The top of the box slid off slowly. I remember the smell of cardboard and aluminum. I remember carefully prying the device from its cradle inside the box, followed by the satisfying pull of the plastic screen protector from the untouched glass. I remember holding down the power button for the first time and watching the Apple logo appear onscreen, like I had startled it awake.

And I remember the slide, the drag of my index finger across the smooth, glass screen to unlock it as I watched the UI react with such fluidity. No other phone could do this. It really was just as magical at it had looked half a year earlier.

That was the start of my fifteen year love affair with the iPhone. Other devices have tempted me (I REALLY want a foldable, or at least I want Apple to build one), but nothing has pulled me away from the quality and stability of their flagship phone.

My son is seven now. He has only known a world in which the internet is always available. His main computing device is an iPad, which is constantly tucked into the crook of his arm like a stuffed animal. He can watch whatever TV show he chooses whenever he chooses. He’s never had to wait for someone to get off the phone before going online. He’s never had to wait a year and a half for a movie to leave theaters before it was released on home video. He’ll probably never buy physical media in his lifetime and he’ll never know the struggle of standing in the aisle at Best Buy and comparing the placards between two similar laptops.

For him, the internet and iPhones are as common as water and oxygen.

Though technology has advanced considerably in the last fifteen years, the decisions we make around that technology have gotten simpler. People buy what they know. Most phones do the same things–it all comes down to which operating system they prefer (or how locked in they are). But aside from the iPad, I cannot think of a single product that has changed the way we interact with the world–or each other–since the iPhone’s release on June 29, 2007.

I feel bad for the people who weren’t alive or old enough to experience the change, but not in a “things were better back then” way. It’s more that the wonder seems to be gone in today’s jaded, fast-moving tech world. No one waits for the latest phone anymore. They’re commodities. Companies like Microsoft and BlackBerry thought the iPhone would fail even before it came out. They said no one would pay that much for a phone unsubsidized. They thought the demos were fake, that no company–especially little ol’ Apple–could create something so seamless, so joyful in its expression.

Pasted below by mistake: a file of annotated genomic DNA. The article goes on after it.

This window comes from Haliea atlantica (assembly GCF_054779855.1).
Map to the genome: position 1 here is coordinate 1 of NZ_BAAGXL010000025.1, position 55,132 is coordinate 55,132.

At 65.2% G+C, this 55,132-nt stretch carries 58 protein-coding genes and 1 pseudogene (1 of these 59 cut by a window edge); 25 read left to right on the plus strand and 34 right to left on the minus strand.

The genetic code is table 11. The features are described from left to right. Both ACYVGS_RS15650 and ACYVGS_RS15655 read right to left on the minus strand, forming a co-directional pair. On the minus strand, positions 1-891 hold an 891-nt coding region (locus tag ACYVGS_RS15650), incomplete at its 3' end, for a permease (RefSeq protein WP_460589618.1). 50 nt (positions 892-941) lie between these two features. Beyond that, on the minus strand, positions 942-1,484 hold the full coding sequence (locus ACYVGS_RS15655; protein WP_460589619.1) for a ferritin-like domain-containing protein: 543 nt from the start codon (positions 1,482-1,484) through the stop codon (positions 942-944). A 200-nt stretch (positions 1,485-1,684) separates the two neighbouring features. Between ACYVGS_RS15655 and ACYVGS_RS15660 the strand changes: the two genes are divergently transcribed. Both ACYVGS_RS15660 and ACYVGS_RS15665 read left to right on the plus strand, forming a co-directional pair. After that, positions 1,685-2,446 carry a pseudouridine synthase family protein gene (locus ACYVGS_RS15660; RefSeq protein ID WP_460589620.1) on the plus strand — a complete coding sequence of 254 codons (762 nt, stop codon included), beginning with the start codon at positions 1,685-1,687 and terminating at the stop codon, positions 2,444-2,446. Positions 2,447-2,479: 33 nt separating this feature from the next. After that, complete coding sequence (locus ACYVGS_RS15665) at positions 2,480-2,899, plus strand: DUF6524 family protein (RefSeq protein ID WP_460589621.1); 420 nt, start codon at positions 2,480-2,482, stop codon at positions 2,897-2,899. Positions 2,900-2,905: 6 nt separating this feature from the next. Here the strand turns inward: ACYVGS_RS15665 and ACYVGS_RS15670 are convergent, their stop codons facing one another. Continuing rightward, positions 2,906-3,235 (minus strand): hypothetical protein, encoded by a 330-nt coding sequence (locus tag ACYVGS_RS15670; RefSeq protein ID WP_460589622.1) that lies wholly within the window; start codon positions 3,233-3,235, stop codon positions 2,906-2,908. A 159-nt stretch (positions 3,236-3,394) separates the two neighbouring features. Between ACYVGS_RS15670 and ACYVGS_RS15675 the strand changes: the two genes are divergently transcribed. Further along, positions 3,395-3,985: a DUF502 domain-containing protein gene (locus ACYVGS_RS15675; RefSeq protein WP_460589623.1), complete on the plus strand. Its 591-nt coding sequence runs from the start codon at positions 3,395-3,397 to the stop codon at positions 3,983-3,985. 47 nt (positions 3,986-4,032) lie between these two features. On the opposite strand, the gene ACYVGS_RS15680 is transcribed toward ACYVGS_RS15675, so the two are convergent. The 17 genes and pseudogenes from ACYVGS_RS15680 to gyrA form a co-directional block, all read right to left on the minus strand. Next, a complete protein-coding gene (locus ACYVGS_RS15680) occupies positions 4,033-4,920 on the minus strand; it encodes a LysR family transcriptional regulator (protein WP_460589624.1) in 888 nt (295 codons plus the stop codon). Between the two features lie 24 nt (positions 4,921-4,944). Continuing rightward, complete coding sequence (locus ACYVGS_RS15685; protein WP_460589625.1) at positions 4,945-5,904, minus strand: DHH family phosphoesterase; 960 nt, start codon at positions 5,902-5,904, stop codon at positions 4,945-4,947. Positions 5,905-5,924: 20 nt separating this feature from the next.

But they did, and they turned the world upside down with it. Once the door was opened, other companies started coming out with their supposed “iPhone killers.” And many performed well, but nothing actually killed the iPhone. The iPhone is more than a device. It’s an idea, a paradigm. It cannot be killed. Even if the iPhone disappeared tomorrow, it would still go down in history as the phone that started it all–and I was there to witness it firsthand.

I don’t remember anyone I waited in line with that day. We didn’t exchange numbers and we didn’t keep in touch. It wasn’t that kind of experience. It was just a moment. A single, fleeting, intimate, 10-hour moment between three hundred people waiting to touch the future.

And there will never be anything like it ever again.

Very excited to post my reflection on when I waited in line for 10 hours to buy the first iPhone on launch day 15 years ago. It was a much different time for tech enthusiasts and for Apple especially. A moment we will never have again with any company I reckon.

Just finished the first draft of a blog post on my experience waiting in line for the first iPhone back in 2007. It was a different time. The 29th marks the 15th anniversary of its release and I wanted to commemorate it somehow.

Jony Ive Didn't Outgrow Apple--Apple Outgrew Jony Ive

A writeup in The Verge of a new book about how Apple changed after Steve Jobs died:

Ive was eager to portray the Watch like a fashion accessory, Mickle writes, and wanted to introduce it with the pomp and circumstance to match.

Ive eventually got his way but felt unsupported by the new regime at Apple. That was reportedly the beginning of the end. After years of reports that Ive was increasingly uninvolved in the company, he eventually left to found his own design firm, LoveFrom, in 2019.

Ive came from a time when Apple had to prove itself on a yearly basis. Its products had to be flashy to compete with better-specced beige boxed alternatives coming from PC makers. That’s why the original iMac and iBook, while less powerful, took off like rockets in the late ‘90s and early 2000s.

Everything changed after 2007 when Apple released the iPhone and could no longer claim to be the underdog. Thanks to that little slab of glass, smartphones and the idea of “carrying the Internet in our pockets” became commonplace. Apple wasn’t a boutique computer company for the moderately wealthy anymore. They were more like Frigidaire and Kenmore.